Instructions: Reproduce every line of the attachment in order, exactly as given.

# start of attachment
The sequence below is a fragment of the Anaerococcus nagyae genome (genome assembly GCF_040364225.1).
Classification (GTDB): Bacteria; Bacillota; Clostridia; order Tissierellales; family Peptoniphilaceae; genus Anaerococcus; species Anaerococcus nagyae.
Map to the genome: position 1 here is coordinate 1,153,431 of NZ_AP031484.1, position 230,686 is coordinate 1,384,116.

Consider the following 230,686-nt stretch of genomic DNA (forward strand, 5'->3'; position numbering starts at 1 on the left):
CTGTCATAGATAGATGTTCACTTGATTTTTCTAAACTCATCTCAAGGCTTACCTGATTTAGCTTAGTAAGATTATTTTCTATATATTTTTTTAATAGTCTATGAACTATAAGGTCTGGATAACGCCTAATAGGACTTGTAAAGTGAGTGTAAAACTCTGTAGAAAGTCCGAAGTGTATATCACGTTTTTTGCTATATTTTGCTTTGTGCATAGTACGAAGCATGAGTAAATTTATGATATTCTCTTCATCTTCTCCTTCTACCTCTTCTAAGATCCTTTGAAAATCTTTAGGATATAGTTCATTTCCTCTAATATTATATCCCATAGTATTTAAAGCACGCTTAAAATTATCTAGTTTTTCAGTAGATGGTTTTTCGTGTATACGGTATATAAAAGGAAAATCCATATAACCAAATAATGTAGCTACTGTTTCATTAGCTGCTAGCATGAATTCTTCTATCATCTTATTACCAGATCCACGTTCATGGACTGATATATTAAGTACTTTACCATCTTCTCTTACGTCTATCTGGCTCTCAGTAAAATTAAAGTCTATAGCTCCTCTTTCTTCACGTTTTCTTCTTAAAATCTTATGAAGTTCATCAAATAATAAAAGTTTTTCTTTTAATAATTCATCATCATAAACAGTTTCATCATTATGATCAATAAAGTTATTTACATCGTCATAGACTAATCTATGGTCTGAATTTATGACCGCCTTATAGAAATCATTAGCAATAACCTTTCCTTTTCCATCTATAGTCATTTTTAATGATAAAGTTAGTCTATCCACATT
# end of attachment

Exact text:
The sequence below is a fragment of the Anaerococcus nagyae genome (genome assembly GCF_040364225.1).
Classification (GTDB): Bacteria; Bacillota; Clostridia; order Tissierellales; family Peptoniphilaceae; genus Anaerococcus; species Anaerococcus nagyae.
Map to the genome: position 1 here is coordinate 1,153,431 of NZ_AP031484.1, position 230,686 is coordinate 1,384,116.

Consider the following 230,686-nt stretch of genomic DNA (forward strand, 5'->3'; position numbering starts at 1 on the left):
CTGTCATAGATAGATGTTCACTTGATTTTTCTAAACTCATCTCAAGGCTTACCTGATTTAGCTTAGTAAGATTATTTTCTATATATTTTTTTAATAGTCTATGAACTATAAGGTCTGGATAACGCCTAATAGGACTTGTAAAGTGAGTGTAAAACTCTGTAGAAAGTCCGAAGTGTATATCACGTTTTTTGCTATATTTTGCTTTGTGCATAGTACGAAGCATGAGTAAATTTATGATATTCTCTTCATCTTCTCCTTCTACCTCTTCTAAGATCCTTTGAAAATCTTTAGGATATAGTTCATTTCCTCTAATATTATATCCCATAGTATTTAAAGCACGCTTAAAATTATCTAGTTTTTCAGTAGATGGTTTTTCGTGTATACGGTATATAAAAGGAAAATCCATATAACCAAATAATGTAGCTACTGTTTCATTAGCTGCTAGCATGAATTCTTCTATCATCTTATTACCAGATCCACGTTCATGGACTGATATATTAAGTACTTTACCATCTTCTCTTACGTCTATCTGGCTCTCAGTAAAATTAAAGTCTATAGCTCCTCTTTCTTCACGTTTTCTTCTTAAAATCTTATGAAGTTCATCAAATAATAAAAGTTTTTCTTTTAATAATTCATCATCATAAACAGTTTCATCATTATGATCAATAAAGTTATTTACATCGTCATAGACTAATCTATGGTCTGAATTTATGACCGCCTTATAGAAATCATTAGCAATAACCTTTCCTTTTCCATCTATAGTCATTTTTAATGATAAAGTTAGTCTATCCACATT